Often a last step of evaluation is to submit a final report giving an overview and summary of how and to what extent a project achieved its aims, and what it learned that can help for the future. Sadly, all too frequently these are simply sent to the relevant funder and never looked at again. What a waste. And it's not what the funders want either. Having invested so much time and money, they want you to help the sector and your community do better, and to use your evaluation to help do so. As an evaluator I don't often get feedback about my client's work from funders, but when I do, it has always been specifically because it's been clear not just about proving what went well, but about learning and improving things for the future. They WANT to see the lessons learned.
I was delighted to see recently that the British Council have published an independent report exploring the evaluation of their Cultural Protection programme. The review looked at 49 evaluation reports, scoring each out of ten on quality, gaining points for inclusion of, for example: clear project description; robust methods; and, analytical conclusions. The mean average quality score was 6.5. Three reports scored 10, and five scored three or less. I am incredibly honoured to see the one case study they selected from those three was my final evaluation of the Sudan Memory project.
The report says, "Sudan Memory: conserving and promoting Sudanese cultural and documentary heritage. This report was well written and clearly structured, outcomes and impact focussed, and contained clear objectives and methodology. What set this report apart from some of the others was its level of insight into each of the three outcomes, and its ability to provide clear examples of each, inclusive of its success factors, limitations and learning for the future."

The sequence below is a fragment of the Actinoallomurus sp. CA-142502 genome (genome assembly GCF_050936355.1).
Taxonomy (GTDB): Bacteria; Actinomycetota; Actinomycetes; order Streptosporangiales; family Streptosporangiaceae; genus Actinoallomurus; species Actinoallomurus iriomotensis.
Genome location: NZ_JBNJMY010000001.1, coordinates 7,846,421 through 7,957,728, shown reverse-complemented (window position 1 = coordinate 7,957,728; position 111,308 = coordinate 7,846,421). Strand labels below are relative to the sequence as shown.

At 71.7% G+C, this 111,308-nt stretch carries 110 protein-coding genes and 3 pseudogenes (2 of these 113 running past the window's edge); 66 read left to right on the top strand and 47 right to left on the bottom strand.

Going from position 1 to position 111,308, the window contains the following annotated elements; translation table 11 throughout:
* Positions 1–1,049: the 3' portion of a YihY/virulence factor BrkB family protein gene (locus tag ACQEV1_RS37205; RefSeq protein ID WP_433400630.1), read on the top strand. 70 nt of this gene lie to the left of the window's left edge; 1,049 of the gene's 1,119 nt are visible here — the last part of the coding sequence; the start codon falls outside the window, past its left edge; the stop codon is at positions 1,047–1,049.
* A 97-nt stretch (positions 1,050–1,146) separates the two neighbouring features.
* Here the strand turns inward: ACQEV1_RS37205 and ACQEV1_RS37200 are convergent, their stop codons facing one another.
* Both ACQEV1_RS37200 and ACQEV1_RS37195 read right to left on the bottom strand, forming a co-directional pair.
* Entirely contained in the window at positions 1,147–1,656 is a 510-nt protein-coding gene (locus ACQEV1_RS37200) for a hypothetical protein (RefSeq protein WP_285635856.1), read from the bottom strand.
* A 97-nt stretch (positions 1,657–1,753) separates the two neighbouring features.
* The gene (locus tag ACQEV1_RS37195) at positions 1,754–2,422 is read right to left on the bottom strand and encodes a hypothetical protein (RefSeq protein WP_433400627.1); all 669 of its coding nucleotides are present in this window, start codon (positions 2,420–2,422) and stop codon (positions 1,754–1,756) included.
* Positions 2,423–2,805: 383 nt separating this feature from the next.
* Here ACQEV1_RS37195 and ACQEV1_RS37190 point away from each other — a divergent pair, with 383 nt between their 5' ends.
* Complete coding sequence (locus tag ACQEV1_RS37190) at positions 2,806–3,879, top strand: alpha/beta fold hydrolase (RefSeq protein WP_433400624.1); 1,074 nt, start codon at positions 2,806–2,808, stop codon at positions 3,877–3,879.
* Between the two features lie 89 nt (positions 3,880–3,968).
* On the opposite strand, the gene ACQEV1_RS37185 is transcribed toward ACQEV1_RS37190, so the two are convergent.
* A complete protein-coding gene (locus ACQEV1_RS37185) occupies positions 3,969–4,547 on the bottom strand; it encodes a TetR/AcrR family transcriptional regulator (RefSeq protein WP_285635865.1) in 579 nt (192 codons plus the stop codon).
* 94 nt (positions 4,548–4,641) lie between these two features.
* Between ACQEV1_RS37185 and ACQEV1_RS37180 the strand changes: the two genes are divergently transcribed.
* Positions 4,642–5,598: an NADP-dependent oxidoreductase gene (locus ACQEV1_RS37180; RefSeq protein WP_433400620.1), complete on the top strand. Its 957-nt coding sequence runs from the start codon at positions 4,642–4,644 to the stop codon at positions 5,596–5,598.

A final report is a huge undertaking. The clearer and more useful it is, the more time it takes. Please don't leave it on the (virtual) shelves of funders. Take the time and energy everyone put into it and use that to help your resources and those across the sector go further, by putting into practice what you learned.
To see this report, and further proof that funders do want to see lessons learned not just great successes, have a browse through this example reports page.
I'm most interested in how the public, your public, whoever that may be, engages with culture and creativity.
And if it nurtures creativity and develops personal, social or professional skills I'm absolutely all ears.